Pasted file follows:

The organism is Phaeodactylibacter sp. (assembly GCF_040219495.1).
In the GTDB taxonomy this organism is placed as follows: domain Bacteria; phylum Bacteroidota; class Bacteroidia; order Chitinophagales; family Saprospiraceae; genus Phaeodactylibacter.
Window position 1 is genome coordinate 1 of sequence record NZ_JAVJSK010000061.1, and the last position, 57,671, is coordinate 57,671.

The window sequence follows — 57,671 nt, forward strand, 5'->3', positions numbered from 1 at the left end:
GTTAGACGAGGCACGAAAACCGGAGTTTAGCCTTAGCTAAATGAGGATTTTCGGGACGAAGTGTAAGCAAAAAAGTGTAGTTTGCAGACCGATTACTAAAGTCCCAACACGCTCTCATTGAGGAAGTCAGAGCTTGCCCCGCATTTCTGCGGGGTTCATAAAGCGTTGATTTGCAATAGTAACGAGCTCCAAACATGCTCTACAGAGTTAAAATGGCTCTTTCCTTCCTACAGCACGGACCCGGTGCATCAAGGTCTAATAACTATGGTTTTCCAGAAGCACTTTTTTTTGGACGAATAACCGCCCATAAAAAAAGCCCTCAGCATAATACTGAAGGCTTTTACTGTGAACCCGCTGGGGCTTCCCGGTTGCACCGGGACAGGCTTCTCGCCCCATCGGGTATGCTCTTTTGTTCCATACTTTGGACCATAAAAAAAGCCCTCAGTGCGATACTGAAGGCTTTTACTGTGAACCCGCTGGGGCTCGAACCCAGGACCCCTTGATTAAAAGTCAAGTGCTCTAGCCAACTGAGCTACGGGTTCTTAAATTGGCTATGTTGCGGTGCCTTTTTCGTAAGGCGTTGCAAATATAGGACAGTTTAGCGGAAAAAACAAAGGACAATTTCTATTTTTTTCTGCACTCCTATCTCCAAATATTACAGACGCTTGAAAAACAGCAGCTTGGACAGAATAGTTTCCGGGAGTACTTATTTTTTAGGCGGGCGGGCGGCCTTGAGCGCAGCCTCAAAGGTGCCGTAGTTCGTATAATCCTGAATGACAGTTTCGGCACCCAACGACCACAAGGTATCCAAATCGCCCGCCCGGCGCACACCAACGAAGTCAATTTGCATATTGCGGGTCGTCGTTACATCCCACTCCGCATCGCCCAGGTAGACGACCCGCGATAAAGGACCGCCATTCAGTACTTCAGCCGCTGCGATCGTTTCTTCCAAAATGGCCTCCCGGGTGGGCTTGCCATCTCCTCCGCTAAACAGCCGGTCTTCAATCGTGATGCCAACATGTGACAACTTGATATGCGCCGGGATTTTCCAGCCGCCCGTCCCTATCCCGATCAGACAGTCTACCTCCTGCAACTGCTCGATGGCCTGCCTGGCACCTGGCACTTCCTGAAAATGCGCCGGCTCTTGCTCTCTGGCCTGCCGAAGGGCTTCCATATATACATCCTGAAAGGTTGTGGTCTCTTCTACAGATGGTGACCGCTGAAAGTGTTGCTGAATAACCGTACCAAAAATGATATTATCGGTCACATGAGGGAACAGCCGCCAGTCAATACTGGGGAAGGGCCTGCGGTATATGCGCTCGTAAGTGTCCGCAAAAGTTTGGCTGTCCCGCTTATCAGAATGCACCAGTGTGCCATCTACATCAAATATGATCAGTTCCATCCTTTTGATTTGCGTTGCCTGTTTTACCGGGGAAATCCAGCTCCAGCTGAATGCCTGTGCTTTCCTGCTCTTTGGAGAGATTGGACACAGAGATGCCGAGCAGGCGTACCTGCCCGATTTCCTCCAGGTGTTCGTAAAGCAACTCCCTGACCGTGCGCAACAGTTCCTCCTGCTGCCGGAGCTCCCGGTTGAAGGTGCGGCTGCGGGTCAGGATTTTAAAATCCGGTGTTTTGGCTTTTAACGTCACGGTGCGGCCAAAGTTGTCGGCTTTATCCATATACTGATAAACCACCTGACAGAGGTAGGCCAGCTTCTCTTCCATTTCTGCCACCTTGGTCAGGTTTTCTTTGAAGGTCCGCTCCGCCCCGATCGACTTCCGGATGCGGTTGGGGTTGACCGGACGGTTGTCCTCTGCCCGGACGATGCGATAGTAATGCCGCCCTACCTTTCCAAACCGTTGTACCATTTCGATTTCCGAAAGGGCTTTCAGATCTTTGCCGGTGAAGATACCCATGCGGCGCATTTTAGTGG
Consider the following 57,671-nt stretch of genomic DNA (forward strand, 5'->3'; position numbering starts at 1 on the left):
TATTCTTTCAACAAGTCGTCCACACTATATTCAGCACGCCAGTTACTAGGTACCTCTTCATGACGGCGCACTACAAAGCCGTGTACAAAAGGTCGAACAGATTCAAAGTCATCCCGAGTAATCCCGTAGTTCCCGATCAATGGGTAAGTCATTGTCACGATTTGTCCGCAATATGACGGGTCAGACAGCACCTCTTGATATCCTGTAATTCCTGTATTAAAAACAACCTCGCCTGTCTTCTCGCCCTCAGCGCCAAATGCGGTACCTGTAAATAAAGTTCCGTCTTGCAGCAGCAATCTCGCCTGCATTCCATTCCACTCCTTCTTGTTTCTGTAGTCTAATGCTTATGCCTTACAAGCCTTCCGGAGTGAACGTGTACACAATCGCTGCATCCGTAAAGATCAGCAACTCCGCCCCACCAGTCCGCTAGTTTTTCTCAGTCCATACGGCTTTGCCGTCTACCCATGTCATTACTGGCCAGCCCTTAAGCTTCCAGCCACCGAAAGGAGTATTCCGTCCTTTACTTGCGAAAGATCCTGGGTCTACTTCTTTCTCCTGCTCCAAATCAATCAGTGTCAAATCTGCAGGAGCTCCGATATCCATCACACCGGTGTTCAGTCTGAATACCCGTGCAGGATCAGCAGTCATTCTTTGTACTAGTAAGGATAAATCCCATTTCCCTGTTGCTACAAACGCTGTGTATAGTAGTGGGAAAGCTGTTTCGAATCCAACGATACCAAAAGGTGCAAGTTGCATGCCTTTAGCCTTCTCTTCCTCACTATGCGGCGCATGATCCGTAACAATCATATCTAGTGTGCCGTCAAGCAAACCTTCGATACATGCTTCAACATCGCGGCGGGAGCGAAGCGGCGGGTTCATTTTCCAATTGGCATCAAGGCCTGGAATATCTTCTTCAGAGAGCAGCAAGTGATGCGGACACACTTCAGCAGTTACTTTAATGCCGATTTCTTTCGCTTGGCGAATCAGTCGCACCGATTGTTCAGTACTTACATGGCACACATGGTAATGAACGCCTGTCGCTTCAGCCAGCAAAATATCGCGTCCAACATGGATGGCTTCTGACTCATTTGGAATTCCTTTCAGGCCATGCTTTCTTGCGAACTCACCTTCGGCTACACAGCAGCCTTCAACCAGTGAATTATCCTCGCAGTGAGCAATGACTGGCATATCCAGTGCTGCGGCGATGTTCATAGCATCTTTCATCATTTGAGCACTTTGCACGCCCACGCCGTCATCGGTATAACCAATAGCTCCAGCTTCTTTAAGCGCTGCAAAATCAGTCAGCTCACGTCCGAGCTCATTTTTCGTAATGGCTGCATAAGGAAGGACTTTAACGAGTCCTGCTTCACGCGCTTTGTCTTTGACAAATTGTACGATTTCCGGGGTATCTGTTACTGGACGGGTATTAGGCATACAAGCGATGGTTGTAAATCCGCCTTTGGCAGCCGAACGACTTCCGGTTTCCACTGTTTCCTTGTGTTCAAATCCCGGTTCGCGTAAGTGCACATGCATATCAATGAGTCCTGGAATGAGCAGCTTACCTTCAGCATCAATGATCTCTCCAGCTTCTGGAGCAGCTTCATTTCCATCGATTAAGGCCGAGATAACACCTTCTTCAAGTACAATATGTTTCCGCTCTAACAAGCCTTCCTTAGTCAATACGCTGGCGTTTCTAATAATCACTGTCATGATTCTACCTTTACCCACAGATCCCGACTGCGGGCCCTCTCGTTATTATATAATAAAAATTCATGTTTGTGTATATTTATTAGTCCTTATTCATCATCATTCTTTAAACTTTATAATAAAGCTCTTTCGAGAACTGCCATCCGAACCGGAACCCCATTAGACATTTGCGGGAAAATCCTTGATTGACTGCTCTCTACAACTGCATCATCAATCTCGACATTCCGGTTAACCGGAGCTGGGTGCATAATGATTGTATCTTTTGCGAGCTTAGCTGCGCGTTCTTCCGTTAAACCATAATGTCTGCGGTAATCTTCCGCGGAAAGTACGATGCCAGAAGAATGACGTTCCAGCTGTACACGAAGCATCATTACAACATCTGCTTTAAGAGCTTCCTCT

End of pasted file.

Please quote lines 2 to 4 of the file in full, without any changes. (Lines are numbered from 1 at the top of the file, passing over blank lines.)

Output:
In the GTDB taxonomy this organism is placed as follows: domain Bacteria; phylum Bacteroidota; class Bacteroidia; order Chitinophagales; family Saprospiraceae; genus Phaeodactylibacter.
Window position 1 is genome coordinate 1 of sequence record NZ_JAVJSK010000061.1, and the last position, 57,671, is coordinate 57,671.

The window sequence follows — 57,671 nt, forward strand, 5'->3', positions numbered from 1 at the left end: